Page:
5. As per the act, the Polavaram project will be taken up as the national project and the Centre would bear the expenses. But, due to inordinate delay in clearing the bills, the state government is incurring an interest burden of Rs 300 crore. To avoid this, the state urges the Centre to create a revolving fund but to of no avail.
6. As per the reorganisation act, the centre has agreed to provide funds for the development of necessary infrastructure in seven backward districts of Rayalaseema and North Coastal Andhra. So far only Rs 1,050 crore were released at the rate of Rs 150 crore per district. What kind of infrastructure can be created with this meagre funding, only centre should know.
7. The reorganisation act also mandates Centre to fund the construction of a green field capital at Amravati for the state of Andhra Pradesh as the existing capital of Hyderabad became the capital of Telangana. However, no specific resources were mentioned in the act. Taking advantage of this, the NDA government has granted only Rs 1,500 crore so far. The fact that the underground drainage works taken up in Vijayawada and Guntur were also included in this head on the pretext that these two cities also fall in the capital region has further infuriated the state.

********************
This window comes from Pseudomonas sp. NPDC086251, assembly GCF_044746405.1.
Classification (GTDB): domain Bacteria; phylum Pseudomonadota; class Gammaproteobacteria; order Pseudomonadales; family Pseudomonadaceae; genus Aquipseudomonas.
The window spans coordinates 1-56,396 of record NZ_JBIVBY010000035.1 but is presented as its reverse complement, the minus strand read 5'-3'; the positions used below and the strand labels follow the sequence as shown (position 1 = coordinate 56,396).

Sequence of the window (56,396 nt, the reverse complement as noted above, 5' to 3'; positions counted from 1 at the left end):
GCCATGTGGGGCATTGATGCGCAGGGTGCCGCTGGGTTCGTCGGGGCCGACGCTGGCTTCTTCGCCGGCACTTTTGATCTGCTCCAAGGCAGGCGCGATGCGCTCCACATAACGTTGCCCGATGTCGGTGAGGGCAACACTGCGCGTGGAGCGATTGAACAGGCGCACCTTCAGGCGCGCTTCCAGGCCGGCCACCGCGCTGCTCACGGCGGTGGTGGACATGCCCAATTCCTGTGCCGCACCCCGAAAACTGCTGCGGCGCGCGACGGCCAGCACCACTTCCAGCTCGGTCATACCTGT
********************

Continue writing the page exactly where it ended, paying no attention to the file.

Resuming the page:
8. The centre has to set up Dugarajapatnam Port in the Nellore district of Andhra Pradesh. But, the construction encountered certain objections as sensitive ecosystem of Pulicat Lake and the satellite launching station ISRO of Sriharikota, are very near to Dugarajapatnam. But, the centre neither addresses these hurdles nor propose an alternate place.
9. Andhra Pradesh should also get a petroleum refinery and cracking unit as per the bifurcation package. But, the HPCL-GAIL consortium is reportedly seeking a viability gap funding of Rs 1,200 crore per year for a period of 15 years from the state government. The state feels this is unfair as it is the assurance of state bifurcation and any such viability gap funding should come from the centre itself.
10. To implement the state reorganisation act centre has already setup several educational institutions in the state. But, the flow of funds is tardy and the these institutions are yet to take off in any significant manner.
Andhra feels that is has been let down. Neither the provisions of state reorganisation act nor the promises made therein and thereafter have been fully implemented leaving no other option for the state but to protest.
The author is a former MLC from Telangana and currently teaches journalism at the Osmania University
Published Date: Feb 12, 2018 11:34 AM | Updated Date: Feb 12, 2018 11:34 AM